Magic players have loved casting Fireball since 1993. Tapping all of your lands one by one, and seeing the fear in your opponents face when you announce you have 13 mana floating is one of the purest forms of joy in Magic. With the release of Ravnica Allegiance, we have a brand new Fireball variant in Electrodominance and it’s my favorite one yet! An instant speed Fireball is already better than the original, and being able to basically give any spell flash is amazing. As I was looking through the current cards in Standard, I noticed that Electrodominance isn’t the only Fireball in our current Standard and there are actually quite a few variants available. The best part is, the support for big mana is extremely good. By combining these 2 elements together, you can strike fear in your opponent’s heart like it’s 1993 all over again.
So first, let’s talk about the Fireballs. Obviously, the aforementioned Electrodominance is amazing, but what else is available in Standard? A very popular sideboard card in the form of Banefire is one of the best Fireball effects period. One of the main weaknesses of Fireball is you dump all of your mana into this spell just for them to counter it, but with Banefire you don’t care if they are holding up 2 Blue. Another problem that Fireball decks can have is being unable to deal with small armies of creatures. Fortunately, we have the perfect spell for that in Fight with Fire. Most decks are never casting this spell for it’s kicker cost, but that’s what our deck is all about. Having a flexible board wipe that can double as a burn spell for 10 is exactly what this deck is looking for. There are even more options that are available in this Standard, such as Jaya’s Immolating Inferno but these 3 Fireballs should more than do the trick.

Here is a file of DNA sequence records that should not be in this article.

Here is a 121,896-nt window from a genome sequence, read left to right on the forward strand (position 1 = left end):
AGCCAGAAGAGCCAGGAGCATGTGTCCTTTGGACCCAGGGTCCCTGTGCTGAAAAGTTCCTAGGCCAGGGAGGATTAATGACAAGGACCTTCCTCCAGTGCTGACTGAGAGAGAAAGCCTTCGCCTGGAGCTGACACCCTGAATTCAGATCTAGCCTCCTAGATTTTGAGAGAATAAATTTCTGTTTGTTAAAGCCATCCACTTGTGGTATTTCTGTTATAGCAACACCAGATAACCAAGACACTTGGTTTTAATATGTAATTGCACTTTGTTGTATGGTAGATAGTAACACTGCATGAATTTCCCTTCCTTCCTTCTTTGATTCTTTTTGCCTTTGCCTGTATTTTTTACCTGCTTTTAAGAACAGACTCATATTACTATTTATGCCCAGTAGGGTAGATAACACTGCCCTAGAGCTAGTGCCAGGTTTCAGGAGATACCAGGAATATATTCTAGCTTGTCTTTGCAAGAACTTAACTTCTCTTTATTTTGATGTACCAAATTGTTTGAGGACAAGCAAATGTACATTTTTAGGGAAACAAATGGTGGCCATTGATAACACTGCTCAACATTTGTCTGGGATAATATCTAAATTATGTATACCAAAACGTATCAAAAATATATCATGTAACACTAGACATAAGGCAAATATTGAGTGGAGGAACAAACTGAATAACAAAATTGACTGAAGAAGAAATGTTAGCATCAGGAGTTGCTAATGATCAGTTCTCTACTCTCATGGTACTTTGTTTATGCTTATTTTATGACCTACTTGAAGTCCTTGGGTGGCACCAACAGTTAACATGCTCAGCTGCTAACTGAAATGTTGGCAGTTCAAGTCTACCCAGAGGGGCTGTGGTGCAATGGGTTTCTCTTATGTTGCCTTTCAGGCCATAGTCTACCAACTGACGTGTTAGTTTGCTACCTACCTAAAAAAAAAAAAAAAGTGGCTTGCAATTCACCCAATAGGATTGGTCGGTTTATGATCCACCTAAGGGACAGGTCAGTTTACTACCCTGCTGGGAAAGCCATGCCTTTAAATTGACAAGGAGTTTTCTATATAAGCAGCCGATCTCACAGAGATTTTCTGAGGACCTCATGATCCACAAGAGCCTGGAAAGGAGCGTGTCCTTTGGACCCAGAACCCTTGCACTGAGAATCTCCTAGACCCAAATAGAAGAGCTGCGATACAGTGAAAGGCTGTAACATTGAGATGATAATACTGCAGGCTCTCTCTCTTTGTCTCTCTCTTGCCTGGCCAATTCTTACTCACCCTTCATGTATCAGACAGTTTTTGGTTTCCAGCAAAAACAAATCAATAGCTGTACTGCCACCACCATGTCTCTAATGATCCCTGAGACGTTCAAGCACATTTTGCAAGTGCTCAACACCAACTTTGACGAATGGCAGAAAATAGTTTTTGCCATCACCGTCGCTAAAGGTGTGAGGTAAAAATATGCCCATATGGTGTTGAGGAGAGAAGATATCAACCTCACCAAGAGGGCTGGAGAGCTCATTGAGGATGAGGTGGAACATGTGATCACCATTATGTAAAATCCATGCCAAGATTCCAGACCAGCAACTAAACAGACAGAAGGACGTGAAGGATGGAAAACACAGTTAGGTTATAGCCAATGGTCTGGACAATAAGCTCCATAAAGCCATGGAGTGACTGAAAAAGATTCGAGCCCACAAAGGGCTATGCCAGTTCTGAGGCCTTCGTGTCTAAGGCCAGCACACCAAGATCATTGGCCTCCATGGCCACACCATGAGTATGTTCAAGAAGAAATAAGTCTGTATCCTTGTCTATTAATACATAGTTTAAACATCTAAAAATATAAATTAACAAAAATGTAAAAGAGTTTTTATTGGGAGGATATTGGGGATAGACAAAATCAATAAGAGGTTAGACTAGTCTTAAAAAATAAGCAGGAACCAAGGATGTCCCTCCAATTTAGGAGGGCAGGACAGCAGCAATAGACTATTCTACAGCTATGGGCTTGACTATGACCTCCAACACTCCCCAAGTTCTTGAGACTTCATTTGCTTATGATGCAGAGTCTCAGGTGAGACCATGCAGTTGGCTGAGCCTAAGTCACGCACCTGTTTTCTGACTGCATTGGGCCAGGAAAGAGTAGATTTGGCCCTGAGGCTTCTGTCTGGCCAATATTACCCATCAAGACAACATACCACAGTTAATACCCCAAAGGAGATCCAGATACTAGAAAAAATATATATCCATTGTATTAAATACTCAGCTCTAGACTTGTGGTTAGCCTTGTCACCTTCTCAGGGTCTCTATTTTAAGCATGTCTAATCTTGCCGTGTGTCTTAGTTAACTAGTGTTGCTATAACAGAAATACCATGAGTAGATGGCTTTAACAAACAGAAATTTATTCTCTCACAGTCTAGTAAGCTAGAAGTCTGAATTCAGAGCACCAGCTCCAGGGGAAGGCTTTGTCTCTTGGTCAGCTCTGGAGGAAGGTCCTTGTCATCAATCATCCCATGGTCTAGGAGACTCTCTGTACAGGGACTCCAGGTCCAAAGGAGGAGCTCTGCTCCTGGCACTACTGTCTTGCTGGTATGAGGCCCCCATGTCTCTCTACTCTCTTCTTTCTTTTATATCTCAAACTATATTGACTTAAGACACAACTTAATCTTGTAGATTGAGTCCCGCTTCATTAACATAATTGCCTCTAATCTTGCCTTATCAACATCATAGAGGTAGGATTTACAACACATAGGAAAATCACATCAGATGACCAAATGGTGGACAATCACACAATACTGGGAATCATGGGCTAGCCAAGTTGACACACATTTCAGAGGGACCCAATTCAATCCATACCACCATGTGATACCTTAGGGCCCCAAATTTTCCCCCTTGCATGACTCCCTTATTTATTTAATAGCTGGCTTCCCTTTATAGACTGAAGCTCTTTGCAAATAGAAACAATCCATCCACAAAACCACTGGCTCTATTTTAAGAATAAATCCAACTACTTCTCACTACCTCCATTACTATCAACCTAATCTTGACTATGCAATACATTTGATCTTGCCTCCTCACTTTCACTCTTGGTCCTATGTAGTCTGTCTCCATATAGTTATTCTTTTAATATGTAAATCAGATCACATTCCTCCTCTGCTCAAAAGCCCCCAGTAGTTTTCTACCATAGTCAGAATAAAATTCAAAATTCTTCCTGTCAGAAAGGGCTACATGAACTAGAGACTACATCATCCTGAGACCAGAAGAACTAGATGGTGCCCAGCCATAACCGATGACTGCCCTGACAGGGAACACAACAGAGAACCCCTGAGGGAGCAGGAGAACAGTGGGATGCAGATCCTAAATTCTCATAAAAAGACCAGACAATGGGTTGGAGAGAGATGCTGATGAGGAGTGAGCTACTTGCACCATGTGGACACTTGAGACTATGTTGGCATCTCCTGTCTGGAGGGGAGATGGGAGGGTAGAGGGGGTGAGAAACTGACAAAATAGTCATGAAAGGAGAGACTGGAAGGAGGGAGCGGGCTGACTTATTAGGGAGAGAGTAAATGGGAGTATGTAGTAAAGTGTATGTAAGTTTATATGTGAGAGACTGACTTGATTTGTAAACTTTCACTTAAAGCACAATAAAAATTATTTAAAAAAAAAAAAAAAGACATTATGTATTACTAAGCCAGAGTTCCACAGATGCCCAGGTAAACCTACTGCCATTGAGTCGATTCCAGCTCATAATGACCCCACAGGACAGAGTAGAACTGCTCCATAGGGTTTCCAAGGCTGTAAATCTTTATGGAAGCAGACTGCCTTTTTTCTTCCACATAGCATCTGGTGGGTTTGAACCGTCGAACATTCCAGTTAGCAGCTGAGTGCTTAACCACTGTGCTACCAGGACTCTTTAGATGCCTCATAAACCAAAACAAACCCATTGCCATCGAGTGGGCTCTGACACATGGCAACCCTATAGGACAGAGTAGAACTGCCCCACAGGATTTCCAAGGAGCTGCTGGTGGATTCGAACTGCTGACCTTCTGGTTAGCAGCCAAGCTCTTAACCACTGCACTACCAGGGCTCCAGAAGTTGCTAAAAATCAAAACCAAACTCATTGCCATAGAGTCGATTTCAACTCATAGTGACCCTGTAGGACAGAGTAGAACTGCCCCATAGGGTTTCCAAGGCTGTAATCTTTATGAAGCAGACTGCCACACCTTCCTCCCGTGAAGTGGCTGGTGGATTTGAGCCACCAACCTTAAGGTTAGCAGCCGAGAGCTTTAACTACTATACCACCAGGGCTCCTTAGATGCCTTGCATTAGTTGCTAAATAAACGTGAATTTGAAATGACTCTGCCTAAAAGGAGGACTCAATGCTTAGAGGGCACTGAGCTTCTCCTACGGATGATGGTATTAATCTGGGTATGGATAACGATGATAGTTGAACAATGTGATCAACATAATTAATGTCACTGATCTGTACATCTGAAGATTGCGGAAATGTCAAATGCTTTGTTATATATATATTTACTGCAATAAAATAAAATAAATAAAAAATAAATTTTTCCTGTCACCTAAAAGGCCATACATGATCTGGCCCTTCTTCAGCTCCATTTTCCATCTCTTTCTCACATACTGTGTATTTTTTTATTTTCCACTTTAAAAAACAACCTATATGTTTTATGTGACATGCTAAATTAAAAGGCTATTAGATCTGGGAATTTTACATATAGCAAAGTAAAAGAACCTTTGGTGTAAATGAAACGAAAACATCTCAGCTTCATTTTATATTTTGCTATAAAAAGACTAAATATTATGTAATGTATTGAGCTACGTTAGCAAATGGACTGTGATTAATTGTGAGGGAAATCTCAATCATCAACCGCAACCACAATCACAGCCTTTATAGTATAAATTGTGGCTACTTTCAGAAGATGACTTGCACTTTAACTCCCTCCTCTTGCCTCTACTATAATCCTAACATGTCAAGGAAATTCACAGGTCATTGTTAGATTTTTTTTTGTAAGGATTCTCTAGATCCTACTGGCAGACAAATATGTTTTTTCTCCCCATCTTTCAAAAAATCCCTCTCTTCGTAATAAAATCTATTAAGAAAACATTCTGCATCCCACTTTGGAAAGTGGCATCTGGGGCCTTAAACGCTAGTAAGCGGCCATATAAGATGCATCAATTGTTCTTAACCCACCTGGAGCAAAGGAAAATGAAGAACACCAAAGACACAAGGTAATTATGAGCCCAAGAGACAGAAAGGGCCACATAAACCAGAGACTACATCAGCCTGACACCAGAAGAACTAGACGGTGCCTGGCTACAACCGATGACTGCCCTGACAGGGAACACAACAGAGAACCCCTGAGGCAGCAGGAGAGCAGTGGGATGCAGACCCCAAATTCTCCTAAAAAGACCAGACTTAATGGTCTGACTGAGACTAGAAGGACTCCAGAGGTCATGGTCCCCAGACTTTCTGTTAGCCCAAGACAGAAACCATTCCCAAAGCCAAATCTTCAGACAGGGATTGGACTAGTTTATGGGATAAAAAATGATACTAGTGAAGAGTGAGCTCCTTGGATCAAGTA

The next part of this deck lies in the mana. Casting Fireball is great, but if you can’t get it higher than 4 than it shouldn’t be in the deck. Fortunately, big mana strategies are well supported this season. One of my all-time favorite cards to brew with comes from Dominaria in Powerstone Shard. By itself, it’s pretty weak, but once you can get 2 or 3 to appear it can easily take over games. Putting this package in, along with other spells such as Gilded Lotus and Grow from the Ashes you can easily assemble tons of mana. If you’re opponents strategy counters big mana, a sneaky thing you can do is the side in a bunch of aggressive cards from the sideboard. When your opponent boards out all their removal, you get to board in Charging Monstrosaurs and Legion Warbosses.
We haven’t even gotten to the best part of the deck either. Dominaria was a very powerful set filled with cards such as Lyra Dawnbringer and Teferi, but not all the cards in the set had an immediate home and were tossed to the wayside. One card, in particular, was seen as just being pretty bad and that was Jaya Ballard. It takes a lot for a Planeswalker to be considered terrible but Jaya had that label slapped on her as soon as she was spoiled. This deck is the perfect home for Jaya and proves how powerful of a walker she can be. Her +1 turns her into a Gilded Lotus while her other +1 (yes she has 2) let’s her sculpt your hand almost as well as Jace. Jaya is a powerhouse, she just needs the right deck to surround her.
This deck is also extremely customizable. Was Jaya’s Immolating Inferno your favorite rare in Dominaria limited? Add a few more legendaries and go to town. Would you rather cast hydras then Banefires? Splash Blue and get some Hydroid Krasis action going. Want to see if you can break Kamahl’s Druidic Vow?? Actually, that’s stretching the deck too far. My point is, ramping to huge X spells is a classic thing to do in Magic, and this Standard season supports it extremely well. Thank you all for reading, I hope you have a great week and an amazing Tuesday!